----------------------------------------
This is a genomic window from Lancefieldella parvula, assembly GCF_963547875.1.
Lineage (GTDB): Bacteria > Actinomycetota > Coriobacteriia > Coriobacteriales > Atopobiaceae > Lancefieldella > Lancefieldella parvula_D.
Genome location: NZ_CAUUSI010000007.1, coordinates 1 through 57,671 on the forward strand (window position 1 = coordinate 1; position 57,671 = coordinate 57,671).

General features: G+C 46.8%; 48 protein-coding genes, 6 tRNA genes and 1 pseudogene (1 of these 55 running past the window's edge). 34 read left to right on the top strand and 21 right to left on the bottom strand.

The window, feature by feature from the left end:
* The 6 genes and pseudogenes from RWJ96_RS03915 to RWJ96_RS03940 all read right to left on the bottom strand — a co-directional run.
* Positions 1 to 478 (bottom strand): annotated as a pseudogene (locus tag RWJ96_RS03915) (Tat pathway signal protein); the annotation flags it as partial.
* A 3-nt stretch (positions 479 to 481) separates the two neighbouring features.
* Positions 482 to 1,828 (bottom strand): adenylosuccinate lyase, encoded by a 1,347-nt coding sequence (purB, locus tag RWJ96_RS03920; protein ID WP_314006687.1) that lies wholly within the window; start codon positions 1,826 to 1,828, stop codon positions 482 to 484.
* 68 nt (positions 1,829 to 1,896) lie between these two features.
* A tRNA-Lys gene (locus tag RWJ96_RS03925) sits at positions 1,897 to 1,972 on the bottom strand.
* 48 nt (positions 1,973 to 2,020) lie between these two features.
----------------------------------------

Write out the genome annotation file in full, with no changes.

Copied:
This is a genomic window from Lancefieldella parvula, assembly GCF_963547875.1.
Lineage (GTDB): Bacteria > Actinomycetota > Coriobacteriia > Coriobacteriales > Atopobiaceae > Lancefieldella > Lancefieldella parvula_D.
Genome location: NZ_CAUUSI010000007.1, coordinates 1 through 57,671 on the forward strand (window position 1 = coordinate 1; position 57,671 = coordinate 57,671).

General features: G+C 46.8%; 48 protein-coding genes, 6 tRNA genes and 1 pseudogene (1 of these 55 running past the window's edge). 34 read left to right on the top strand and 21 right to left on the bottom strand.

The window, feature by feature from the left end:
* The 6 genes and pseudogenes from RWJ96_RS03915 to RWJ96_RS03940 all read right to left on the bottom strand — a co-directional run.
* Positions 1 to 478 (bottom strand): annotated as a pseudogene (locus tag RWJ96_RS03915) (Tat pathway signal protein); the annotation flags it as partial.
* A 3-nt stretch (positions 479 to 481) separates the two neighbouring features.
* Positions 482 to 1,828 (bottom strand): adenylosuccinate lyase, encoded by a 1,347-nt coding sequence (purB, locus tag RWJ96_RS03920; protein ID WP_314006687.1) that lies wholly within the window; start codon positions 1,826 to 1,828, stop codon positions 482 to 484.
* 68 nt (positions 1,829 to 1,896) lie between these two features.
* A tRNA-Lys gene (locus tag RWJ96_RS03925) sits at positions 1,897 to 1,972 on the bottom strand.
* 48 nt (positions 1,973 to 2,020) lie between these two features.